To My Best Friend's Baby

To My Best Friend’s Baby:

When your mom and I were twelve, we would create name lists. I don’t know why we started doing that—I guess a premature case of baby fever. We watched YouTubers, too, who would rate baby names, and we would send each other links to different videos. We talked a lot about how excited we were to be moms someday.

You don’t know this, but before you were ever created, before she ever even met your dad, there were days when you were the one who kept your mom going. We were only twelve when we were best friends, but even then she had days when she just didn’t think she could do it anymore. Sometimes life is like that. It will be like that for you, too. You’re going to hurt a lot in this life, and, as much as it breaks my heart to say it, you’re going to have days where you wonder why you’re even alive. We’ve all had those days. It sucks and it’s unfair and I don’t understand it, but I guess that’s life. You’re never going to understand all of it and all you can do is choose to love others and keep pushing forward. When your mom had those days, she would get frustrated and cry, but you kept her going.

You know how some people are just meant to do a certain thing? Like how Olympic athletes were just born to play their sport. Your mom was always meant to be a mom. She’s so many other things—a friend, a sister, a daughter—but even at age twelve, she knew that the most important thing she could ever be was a mom. On really hard days, I would encourage her by reminding her that someday she would have a child to love and this would all be worth it. That child is you.

When your mom and I created name lists, we always assumed that we’d have kids together. We’d stay best friends, move to the same city, and raise our kids together to be best friends.

People grow apart. I guess it’s best that I tell you this now, so that it doesn’t hit you as hard when it happens to you. In middle school, your mom and I were the best friends you could possibly imagine. She was my soulmate. My mom had to make a rule saying we could only talk on the phone for fifteen minutes every hour, because otherwise I’d stay in my room all the time, talking to her about the cute eighth grade boys and what I believed about God and whether Justin Bieber was dating Selena Gomez. If someone had told me that your mom and I would ever stop being friends, I would have cried and cried and cried.

I don’t remember why or how we grew apart. Our friendship wasn’t perfect, that’s for sure. But I think, more than anything, we both just changed. Change is good. I’m not the same person I was when I was best friends with your mom, and she’s probably not the same person she was then either. I’m glad I’ve changed so much, because I’ve learned a lot and ultimately grown into a smarter, kinder person. But it was also hard, because one day I woke up and realized I didn’t even know if your mom still went to my school.

Did you know you were born in the same month as Kylie Jenner’s baby? If not, that’s probably good. But Kylie Jenner is a celebrity who is the same age as your mom and me, and earlier in the month that you were born, she posted a video for her baby entitled “To Our Daughter”. Of course, the whole time I watched the video, I thought of your mom, and how she was going to have you sometime that month. In the video, Kylie’s friend Jordyn says, “When you’re twenty years old, you’re just figuring out your life. You don’t know what you want, you’re an indecisive teenager and you’re just becoming a young adult. And there was one thing that your mom knew for sure, and that was you.”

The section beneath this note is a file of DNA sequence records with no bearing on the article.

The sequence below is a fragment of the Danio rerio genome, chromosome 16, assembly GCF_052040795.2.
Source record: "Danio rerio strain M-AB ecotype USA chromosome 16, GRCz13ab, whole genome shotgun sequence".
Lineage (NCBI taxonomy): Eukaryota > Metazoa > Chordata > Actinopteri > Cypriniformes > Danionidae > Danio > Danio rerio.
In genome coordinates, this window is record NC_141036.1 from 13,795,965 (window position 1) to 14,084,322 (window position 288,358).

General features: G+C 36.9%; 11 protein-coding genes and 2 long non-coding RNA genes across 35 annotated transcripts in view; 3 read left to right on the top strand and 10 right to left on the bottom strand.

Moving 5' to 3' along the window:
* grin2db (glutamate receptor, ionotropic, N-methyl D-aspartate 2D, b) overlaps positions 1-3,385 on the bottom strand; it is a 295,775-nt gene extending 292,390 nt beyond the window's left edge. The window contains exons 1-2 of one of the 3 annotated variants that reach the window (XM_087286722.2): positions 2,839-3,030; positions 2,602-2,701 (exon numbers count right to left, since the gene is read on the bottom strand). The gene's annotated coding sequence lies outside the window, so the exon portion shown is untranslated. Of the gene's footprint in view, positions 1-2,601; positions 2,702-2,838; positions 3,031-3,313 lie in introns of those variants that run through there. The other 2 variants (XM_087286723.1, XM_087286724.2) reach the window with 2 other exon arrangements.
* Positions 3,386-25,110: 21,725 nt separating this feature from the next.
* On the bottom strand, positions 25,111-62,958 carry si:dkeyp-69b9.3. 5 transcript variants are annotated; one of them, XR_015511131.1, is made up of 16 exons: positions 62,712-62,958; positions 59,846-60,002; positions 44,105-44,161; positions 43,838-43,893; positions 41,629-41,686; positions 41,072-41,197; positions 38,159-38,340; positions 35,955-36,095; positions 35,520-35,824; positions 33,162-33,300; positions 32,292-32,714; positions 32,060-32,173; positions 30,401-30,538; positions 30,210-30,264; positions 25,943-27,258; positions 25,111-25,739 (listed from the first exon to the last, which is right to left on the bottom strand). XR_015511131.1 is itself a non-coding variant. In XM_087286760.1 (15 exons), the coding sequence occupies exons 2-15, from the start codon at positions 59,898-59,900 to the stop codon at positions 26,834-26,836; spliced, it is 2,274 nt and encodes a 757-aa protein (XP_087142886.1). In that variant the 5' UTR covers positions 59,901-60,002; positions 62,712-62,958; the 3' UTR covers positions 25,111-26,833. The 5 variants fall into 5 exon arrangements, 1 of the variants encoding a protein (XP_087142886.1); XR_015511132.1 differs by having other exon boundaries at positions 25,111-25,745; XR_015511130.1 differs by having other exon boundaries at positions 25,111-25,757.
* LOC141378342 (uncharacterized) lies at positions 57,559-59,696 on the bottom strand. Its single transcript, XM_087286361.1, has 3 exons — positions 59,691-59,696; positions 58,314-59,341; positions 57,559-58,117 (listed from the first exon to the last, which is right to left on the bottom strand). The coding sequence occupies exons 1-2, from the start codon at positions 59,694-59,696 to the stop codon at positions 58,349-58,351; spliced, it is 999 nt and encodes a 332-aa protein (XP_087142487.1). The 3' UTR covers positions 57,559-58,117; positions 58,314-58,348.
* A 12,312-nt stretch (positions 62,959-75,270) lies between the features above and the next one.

In middle school, I used to give your mom so much crap for being seventy-five days younger than me, mostly because I was closer in age with Justin Bieber. But I feel like your mom is a lifetime older than me now. I’m not sure about much of anything in life—what I’m studying, what career I’m going to have, if I’ll ever get married or have kids. But your mom has a constant in her life, one thing she’ll love no matter what, and that’s you.

Even though you’re the constant in your mom’s life, it’s okay if you don’t feel constant all of the time. None of us do. You’ll wonder who God is, why you’re alive, why you got placed in this particular life. You’ll have doubts. We all do. It doesn’t make you a bad person. Hopefully, amidst those doubts, you’ll have some really good days. Days where your heart is so full that you can’t stop smiling and you don’t even know how to handle it. Those days and the bad days alike make life worth living.

I wish I could tell you how to live, enlighten you with some auntie wisdom, but I’m still learning myself. Sometimes I’ll feel like I have it together, but then I’ll wake up one morning and realize that I still do things that are as stupid and irrational as the things I did when I was five. I make a lot of mistakes. Like, a lot. I’m lucky I have a God who forgives and friends and family who love me unconditionally. You have those things too, by the way, and it’s lucky for you, too, because you won’t be perfect either.

You’re a miracle, though, despite all your imperfections and weaknesses and mistakes. You know that, right? Jesus created you with his own hands, looked at you and gave you a plan and a future, and he loves you more than you could ever imagine. And he gave you the best mom in the world.

She’s not going to be perfect—at least not if she’s anything like she was in 7th grade. She’s headstrong and sassy and sensitive. I think one of the world’s best kept secrets is that moms are people too. They have feelings and insecurities and thoughts and dreams just like the rest of us. But man, I know your mom, and she will fight for you. She will love you more than life itself and she will put you before herself every single time.

It’s going to be a good life. I am so thankful to welcome you into this planet.

Much love,

Aunt Hannah


Images Courtesy of:  Hannah Harshe and